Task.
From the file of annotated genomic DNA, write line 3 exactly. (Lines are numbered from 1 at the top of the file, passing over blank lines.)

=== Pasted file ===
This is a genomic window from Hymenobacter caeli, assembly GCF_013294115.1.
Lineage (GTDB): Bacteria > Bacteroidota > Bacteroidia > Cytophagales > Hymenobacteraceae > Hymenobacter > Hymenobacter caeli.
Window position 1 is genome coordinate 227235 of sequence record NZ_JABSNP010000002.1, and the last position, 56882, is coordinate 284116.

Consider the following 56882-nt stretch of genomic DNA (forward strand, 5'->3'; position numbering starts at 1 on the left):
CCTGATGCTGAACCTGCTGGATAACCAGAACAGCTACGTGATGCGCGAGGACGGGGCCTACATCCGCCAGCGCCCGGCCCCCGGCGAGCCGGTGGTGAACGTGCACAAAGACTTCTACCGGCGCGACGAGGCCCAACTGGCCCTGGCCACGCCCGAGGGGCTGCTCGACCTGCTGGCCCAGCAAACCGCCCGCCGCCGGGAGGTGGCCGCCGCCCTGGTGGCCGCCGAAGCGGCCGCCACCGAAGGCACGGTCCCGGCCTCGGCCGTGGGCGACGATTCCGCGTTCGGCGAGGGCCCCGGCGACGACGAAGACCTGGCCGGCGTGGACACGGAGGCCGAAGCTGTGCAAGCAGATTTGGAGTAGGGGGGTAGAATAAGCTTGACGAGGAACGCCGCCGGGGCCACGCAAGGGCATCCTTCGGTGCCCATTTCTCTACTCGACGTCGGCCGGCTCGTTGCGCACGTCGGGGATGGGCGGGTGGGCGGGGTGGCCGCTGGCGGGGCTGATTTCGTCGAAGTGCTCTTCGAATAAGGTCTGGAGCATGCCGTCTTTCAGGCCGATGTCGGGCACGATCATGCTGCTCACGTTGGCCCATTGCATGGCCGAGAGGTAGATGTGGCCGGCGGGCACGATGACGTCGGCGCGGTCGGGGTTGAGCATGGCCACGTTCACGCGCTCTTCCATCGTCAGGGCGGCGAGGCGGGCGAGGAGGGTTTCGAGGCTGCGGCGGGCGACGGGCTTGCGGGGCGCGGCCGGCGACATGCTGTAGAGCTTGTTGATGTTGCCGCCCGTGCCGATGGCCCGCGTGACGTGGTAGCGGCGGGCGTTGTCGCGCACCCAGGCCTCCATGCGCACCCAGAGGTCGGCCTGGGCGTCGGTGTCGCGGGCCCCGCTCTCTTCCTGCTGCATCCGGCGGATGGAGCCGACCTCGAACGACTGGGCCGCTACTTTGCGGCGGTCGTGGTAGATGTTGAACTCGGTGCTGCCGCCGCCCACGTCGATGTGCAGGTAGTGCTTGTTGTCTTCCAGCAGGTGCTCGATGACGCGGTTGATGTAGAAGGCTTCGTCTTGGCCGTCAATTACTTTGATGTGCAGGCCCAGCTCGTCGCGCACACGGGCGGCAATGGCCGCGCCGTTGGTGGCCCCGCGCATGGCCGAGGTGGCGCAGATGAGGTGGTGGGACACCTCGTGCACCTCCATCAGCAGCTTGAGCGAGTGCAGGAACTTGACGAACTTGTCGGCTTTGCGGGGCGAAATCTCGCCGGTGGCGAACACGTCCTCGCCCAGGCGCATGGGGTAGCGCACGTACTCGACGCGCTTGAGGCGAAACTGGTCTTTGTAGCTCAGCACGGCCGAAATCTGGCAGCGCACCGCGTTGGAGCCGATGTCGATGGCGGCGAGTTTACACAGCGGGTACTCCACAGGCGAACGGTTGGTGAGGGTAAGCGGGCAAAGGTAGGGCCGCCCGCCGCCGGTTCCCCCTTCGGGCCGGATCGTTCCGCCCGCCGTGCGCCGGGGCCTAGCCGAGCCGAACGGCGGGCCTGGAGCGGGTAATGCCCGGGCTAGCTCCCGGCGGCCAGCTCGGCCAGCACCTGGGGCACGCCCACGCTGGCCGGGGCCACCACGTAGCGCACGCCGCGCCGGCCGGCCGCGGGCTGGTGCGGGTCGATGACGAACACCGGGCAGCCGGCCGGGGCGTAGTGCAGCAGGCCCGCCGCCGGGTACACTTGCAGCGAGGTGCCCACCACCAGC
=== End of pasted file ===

Window position 1 is genome coordinate 227235 of sequence record NZ_JABSNP010000002.1, and the last position, 56882, is coordinate 284116.